As we close out the year, we honor and celebrate the incredible work done by hundreds of volunteers. Their efforts reach many thousands of migrants, refugees, and undocumented community members. Continue reading Our work this year—by the numbers
Last Monday night, more than 50 members of the No More Deaths community gathered in a church in Tucson. We came together to strategize on the impacts of the Trump administration’s plans to target the US undocumented community with mass deportations, to revoke DACA, and to increase border militarization. As always, we closed our meeting with a moment of silence, thinking of those who have lost their lives crossing the border. Continue reading A letter to our community and a call to action
The women’s sewing cooperative of DouglaPrieta Works (DPW) is the longest running and closest fair-trade sewing project in our region. The women of DPW make quality hand-sewn products and support a community center that teaches self-sufficiency and promotes food security in the community of Agua Prieta, Sonora. The women are agents for change in this post-colonized town, and the project demonstrates how our consumer choices can make radical differences in people’s lives, while countering the global capitalist paradigm that takes the means of production away from individuals—for everything from the clothes we wear to the food we eat. Continue reading Sewn together: Women’s cooperative in Mexico fills a niche in US market
It goes on. Operation Streamline is criminalization of migrants as a means to deter re-entry to the United States. Shackled migrants, as many as 75 a day, are rushed through federal court in Tucson, Arizona. The process sometimes happens in less than 30 minutes. After meeting with a government-contracted attorney, they are called to the bench seven to nine at a time. Migrants leave as criminals and are sent to a government-contracted private prison run with billions of taxpayer dollars. Continue reading The work of ending Operation Streamline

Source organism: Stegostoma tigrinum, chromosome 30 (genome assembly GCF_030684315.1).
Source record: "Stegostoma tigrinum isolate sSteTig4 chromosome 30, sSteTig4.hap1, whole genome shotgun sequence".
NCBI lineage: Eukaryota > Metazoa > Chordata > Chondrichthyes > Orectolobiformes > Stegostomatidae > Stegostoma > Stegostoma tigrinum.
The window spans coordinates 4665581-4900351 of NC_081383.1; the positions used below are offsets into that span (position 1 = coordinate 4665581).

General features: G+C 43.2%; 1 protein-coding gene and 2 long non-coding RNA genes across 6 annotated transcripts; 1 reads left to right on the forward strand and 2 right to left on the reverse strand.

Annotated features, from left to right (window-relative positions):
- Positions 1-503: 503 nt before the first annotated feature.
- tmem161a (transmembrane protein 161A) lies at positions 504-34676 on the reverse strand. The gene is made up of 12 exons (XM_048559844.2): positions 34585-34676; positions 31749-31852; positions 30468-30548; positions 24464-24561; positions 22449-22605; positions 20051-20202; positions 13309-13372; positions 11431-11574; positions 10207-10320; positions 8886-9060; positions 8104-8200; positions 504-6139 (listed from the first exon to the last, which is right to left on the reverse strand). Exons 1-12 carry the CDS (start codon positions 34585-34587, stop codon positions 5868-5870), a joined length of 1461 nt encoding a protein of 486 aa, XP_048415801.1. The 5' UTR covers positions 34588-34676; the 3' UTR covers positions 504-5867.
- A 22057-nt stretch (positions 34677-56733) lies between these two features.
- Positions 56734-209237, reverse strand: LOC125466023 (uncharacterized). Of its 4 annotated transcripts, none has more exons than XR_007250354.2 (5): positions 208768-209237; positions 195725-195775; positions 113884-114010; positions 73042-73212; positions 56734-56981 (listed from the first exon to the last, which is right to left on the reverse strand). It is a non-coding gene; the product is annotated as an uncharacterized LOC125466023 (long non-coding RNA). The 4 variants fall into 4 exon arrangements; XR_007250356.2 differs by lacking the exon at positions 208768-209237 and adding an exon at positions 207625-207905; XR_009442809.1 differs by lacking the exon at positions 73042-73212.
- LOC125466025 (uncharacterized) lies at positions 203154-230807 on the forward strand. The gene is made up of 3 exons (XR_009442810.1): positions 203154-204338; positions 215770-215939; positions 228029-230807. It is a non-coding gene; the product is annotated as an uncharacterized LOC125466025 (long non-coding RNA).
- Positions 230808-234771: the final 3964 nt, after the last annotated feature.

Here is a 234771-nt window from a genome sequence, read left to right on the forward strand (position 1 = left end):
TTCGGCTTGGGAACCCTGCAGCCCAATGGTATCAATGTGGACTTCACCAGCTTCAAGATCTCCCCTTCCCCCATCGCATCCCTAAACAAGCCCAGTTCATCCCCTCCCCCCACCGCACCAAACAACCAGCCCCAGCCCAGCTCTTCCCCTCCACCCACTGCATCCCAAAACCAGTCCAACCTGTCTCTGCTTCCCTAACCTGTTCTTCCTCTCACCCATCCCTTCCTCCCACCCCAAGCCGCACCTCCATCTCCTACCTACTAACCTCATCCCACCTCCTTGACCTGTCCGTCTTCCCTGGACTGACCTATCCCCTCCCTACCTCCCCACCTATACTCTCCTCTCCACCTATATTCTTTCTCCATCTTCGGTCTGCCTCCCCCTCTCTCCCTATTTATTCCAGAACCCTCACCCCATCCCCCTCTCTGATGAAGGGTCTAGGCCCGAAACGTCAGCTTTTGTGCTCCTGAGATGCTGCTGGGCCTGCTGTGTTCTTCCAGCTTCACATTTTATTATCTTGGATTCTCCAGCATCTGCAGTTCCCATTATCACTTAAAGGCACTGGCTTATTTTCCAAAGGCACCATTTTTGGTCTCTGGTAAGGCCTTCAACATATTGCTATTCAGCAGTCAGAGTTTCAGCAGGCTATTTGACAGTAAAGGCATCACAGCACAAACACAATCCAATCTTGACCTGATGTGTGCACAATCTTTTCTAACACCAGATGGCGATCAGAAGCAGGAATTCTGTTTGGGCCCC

I had unexpected guests for breakfast in late April on our rural homestead west of Tucson, Arizona. Two Mexican men banged on the back door and held up their empty water bottles. I asked them in Spanish what they needed. “Agua (water),” they replied. Continue reading Humanitarian aid on one’s doorstep
The impacts of a changing climate seem increasingly difficult to ignore. In southern Arizona, we experienced record high temperatures this summer. The heat combines with entrenched border militarization and reckless enforcement tactics to create deadly conditions for migrants and refugees. Continue reading An interview with author Todd Miller on climate change and migration
In June, the two of us traveled to Brooks County, Texas as No More Deaths volunteers. We went to assist Eddie Canales and Ryan Stand of the South Texas Human Rights Center (STHRC) in their efforts to set up water stations in the region. South Texas has seen a huge increase in undocumented migration over the last five years. Continue reading NMD volunteers help South Texas aid grow
The Arizona Daily Star ran front-page articles on June 21 and 22 about hikers who died as a result of our extreme summer heat. Since then, the newspaper has published at least two more articles about heat-related deaths, along with warnings to hikers. Continue reading Media coverage of heat deaths ignores migrants
No More Deaths has launched its first ever online crowdfunding campaign to raise money for our vehicle expenses so we can keep our volunteers rolling year-round.
Our trucks are vital to getting water and aid to migrants and refugees in southern Arizona’s backcountry. We hope to raise $47,842—the real annual cost of maintaining our trucks—by May 1.
The campaign features a great video with a star appearance by long-term volunteer Jim Marx and a soundtrack by Vox Urbana. We are offering T-shirts, posters, and other “perks” for your contribution. All donations go directly to No More Deaths. Continue reading NMD launches campaign to maintain its desert trucks
Lawyers have asked a federal judge for immediate relief from “unconstitutional conditions of confinement” at Border Patrol stations in the Tucson Sector, said James Lyall, an attorney with the American Civil Liberties Union (ACLU) of Arizona. Continue reading Judge to decide if Border Patrol must improve conditions